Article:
Thursday, July 13, 2017

Short Story "There Is No Exit"

Hello and welcome back to my blog. I put the short story challenge on the back burner for a little bit to work on other things, but I have missed it terribly. 

I'm back this week to contribute my story for the Flash Fiction Challenge over at Chuck Wendig's Terrible Minds Blog

This week's challenge was from a dream he had where one phrase kept appearing: There is no exit. 

He writes:
I thought it would make a very good flash fiction challenge.
So, incorporate that phrase —
“There is no exit”
— into the story. Either as a title, a line of dialogue, a theme, whatever.
Go forth and tell the story.
Length: ~1000 words

Here is this week's short story. It is actually a little bit of a back story for another project I'm working on and this prompt helped me to work it out. I came in at 995 words. Helpful comments are appreciated, I'm still learning. Thank you. 

“There Is No Exit”

By Michelle Baillargeon

            Aggie sat at the kitchen table and sipped her glass of diet cola while keeping one eye on the clock. Her heart was beating a little faster than normal, but it was not from the caffeine. He’s going to be here any minute, but I think I’m ready this time.


Even though she’d already done it half a dozen times, she checked to make sure her cell phone was within arms-reach. She made another silent wish (how many was that now?) that Rider had been able to be here with her. But, since her friend, a traveling nurse, was several states away at the moment, it was fruitless. They had talked about what to do today over the phone, but it would have been more reassuring to have him here with her. While she waited, she reviewed their plan.

The sound of a thud traveled to her from the hallway, mentally she placed it at the bottom of the stairs. She nodded her head yes absentmindedly and waited. Small hairs on the back of her neck prickled, but she didn’t move from her chair. So far, it was the same as before, he’d be in the kitchen soon enough.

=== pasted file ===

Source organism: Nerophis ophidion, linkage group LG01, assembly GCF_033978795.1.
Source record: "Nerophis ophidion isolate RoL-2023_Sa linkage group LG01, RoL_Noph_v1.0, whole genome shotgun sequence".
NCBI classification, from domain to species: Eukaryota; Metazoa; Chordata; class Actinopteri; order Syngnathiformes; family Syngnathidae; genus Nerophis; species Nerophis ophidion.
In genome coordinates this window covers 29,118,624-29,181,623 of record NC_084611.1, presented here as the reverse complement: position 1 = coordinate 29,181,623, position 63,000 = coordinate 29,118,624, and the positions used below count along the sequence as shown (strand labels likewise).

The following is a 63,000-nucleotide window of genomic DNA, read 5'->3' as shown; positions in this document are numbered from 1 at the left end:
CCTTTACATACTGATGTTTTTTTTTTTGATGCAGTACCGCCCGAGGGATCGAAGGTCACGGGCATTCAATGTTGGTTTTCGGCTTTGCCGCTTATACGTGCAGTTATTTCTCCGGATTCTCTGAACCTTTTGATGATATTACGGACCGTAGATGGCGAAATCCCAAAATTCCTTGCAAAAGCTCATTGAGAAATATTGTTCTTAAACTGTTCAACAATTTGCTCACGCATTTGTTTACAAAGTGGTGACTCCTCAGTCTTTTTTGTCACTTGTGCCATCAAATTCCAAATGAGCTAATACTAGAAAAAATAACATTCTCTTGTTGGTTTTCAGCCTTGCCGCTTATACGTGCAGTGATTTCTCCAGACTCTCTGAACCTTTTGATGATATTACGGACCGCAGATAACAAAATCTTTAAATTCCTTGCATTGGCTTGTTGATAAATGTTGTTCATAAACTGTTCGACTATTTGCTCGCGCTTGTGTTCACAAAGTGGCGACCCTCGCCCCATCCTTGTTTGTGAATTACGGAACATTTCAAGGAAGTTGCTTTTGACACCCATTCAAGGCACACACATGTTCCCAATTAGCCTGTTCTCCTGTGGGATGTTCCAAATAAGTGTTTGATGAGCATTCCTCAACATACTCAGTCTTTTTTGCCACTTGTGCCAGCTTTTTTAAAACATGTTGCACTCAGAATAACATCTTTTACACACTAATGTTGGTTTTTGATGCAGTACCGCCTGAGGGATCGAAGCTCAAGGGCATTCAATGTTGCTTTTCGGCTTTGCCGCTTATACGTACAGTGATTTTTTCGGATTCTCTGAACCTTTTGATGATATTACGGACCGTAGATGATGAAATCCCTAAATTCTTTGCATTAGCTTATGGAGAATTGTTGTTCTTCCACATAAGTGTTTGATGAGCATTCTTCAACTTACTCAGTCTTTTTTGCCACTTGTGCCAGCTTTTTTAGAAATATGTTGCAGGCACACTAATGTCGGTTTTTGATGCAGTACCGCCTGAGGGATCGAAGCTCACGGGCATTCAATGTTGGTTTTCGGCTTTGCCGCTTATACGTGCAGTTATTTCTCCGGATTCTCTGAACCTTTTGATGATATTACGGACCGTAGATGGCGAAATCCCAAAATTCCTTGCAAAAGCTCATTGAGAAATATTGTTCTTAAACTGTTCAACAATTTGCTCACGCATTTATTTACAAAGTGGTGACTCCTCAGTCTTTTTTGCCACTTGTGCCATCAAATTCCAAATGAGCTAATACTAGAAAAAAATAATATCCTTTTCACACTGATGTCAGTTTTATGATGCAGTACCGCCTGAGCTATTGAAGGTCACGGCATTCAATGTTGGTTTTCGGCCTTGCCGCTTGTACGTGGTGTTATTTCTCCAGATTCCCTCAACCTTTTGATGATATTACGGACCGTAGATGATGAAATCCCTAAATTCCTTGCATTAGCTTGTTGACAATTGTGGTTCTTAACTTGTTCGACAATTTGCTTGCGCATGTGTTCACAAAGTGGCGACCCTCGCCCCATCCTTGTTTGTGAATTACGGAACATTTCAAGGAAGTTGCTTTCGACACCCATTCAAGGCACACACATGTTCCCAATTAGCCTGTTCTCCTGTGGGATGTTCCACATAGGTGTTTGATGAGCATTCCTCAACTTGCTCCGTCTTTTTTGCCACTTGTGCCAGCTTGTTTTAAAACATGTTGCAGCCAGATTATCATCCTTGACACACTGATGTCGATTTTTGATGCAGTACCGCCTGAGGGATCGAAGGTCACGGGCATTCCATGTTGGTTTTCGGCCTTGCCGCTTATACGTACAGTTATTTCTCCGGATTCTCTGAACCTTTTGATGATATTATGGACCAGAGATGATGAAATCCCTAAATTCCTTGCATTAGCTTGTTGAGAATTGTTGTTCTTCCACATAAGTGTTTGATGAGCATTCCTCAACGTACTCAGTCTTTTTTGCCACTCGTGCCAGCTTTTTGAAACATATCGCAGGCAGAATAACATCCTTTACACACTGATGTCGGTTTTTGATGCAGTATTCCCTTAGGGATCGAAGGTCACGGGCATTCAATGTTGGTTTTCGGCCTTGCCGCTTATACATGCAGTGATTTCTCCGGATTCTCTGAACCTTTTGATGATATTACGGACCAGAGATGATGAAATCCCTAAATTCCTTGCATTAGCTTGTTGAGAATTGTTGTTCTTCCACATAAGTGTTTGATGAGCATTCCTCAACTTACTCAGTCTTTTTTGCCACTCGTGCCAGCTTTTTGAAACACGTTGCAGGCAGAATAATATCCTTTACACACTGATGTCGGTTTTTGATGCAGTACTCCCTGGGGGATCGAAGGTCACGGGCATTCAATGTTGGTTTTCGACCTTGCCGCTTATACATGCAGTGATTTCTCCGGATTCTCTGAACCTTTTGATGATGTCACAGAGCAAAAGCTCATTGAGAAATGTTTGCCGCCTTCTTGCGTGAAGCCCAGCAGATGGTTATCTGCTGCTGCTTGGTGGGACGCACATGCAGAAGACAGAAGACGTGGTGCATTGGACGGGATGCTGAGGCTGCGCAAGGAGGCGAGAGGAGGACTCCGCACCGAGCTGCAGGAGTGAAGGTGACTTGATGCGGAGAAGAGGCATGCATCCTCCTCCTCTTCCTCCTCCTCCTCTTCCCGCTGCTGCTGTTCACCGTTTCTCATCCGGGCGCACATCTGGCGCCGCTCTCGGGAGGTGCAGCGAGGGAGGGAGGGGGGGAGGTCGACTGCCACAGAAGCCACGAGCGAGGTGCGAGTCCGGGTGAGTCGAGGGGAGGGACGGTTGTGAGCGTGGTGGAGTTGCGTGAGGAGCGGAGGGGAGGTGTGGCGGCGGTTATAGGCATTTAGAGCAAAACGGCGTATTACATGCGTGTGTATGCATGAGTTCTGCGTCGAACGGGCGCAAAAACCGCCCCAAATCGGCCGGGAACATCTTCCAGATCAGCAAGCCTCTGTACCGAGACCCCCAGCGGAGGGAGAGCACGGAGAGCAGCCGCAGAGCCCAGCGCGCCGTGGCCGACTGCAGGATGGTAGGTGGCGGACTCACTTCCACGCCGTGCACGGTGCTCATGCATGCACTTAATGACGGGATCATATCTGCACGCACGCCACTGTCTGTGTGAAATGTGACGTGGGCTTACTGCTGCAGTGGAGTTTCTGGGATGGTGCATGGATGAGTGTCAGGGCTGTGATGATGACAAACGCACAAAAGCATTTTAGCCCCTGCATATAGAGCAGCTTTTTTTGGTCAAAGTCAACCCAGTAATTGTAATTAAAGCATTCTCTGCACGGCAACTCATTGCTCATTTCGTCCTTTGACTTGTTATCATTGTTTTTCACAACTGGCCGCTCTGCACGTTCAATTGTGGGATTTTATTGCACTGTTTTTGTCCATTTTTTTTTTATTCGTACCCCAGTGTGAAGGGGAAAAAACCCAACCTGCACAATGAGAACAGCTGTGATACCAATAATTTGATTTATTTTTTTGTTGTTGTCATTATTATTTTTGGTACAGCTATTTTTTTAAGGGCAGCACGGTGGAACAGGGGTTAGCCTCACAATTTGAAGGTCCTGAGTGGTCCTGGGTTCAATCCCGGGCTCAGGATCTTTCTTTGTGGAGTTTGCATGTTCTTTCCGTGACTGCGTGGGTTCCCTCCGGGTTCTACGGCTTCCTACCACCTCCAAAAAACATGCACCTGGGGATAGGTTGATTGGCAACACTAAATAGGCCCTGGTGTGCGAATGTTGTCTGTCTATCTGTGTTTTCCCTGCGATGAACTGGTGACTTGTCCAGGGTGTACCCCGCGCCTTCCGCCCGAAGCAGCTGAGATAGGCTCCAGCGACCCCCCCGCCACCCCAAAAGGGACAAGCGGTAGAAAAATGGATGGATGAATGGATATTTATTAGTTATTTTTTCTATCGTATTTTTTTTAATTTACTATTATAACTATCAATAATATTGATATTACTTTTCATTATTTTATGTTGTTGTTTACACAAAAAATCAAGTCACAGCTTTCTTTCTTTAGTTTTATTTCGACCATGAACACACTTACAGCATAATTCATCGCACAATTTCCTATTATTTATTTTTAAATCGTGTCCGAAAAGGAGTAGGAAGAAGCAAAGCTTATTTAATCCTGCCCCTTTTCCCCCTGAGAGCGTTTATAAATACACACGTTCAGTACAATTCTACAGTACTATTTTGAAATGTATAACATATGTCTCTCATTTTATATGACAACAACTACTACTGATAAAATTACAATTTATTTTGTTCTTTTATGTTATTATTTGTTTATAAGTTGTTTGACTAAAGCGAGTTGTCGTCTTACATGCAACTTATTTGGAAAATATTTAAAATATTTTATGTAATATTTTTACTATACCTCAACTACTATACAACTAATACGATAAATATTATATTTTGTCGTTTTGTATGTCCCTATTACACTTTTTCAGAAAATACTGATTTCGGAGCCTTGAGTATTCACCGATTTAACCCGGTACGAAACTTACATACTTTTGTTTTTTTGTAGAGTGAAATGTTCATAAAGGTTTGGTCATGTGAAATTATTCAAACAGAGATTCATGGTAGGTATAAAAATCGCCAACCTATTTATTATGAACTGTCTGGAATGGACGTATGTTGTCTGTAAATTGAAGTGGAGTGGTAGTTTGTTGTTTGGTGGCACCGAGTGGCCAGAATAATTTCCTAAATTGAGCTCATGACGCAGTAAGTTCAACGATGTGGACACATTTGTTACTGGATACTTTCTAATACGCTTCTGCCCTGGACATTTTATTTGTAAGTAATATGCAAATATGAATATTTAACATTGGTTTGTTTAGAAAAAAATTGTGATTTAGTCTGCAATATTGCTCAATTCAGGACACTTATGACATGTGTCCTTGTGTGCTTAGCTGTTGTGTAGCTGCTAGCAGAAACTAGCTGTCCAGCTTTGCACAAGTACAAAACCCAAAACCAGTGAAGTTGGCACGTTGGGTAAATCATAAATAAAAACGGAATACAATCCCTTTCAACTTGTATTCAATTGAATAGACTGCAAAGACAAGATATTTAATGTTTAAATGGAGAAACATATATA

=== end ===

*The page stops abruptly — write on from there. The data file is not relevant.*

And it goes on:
She heard a man’s voice, speaking low at first. Just one word, repeated. The man’s voice, filled with shock and disbelief, wafted in to the kitchen softly. “Freddie?”  

The voice then grew louder and angry, the disbelief gone, “Freddie!”

Aggie flinched in spite of herself. She attempted to calm her nerves by taking a deep breath, as quickly as she could, and then blew it out. She reminded herself she had a plan this time, that he couldn’t really hurt her; but her nerves were still a mess.

Aggie could hear shuffling sounds in between the angry shouts, the shuffling told her he’d been getting up from his fall down the stairs and was assessing himself. In no time at all, the shuffling noises changed to footsteps: heavy, running footsteps. They were headed her way.

            Her pulse quickened and fear tried to push its way through, but she held her ground. This was her house now, and he had to go. Courage, girl, you know what to do.  

            “Fred…!” The shouting man appeared in the doorway of the kitchen and came to an abrupt stop at seeing Aggie. He was out of breath, his clothes disheveled, an ugly depression in his right temple was gushing blood; it streamed down the side of his face and over a banged up eye.

            “Where the hell is Freddie and who the hell are you?”

            Aggie put her hands up in front of her in a “stop” motion. “My name is Aggie, this is my house now. Freddie has been gone for a long time.”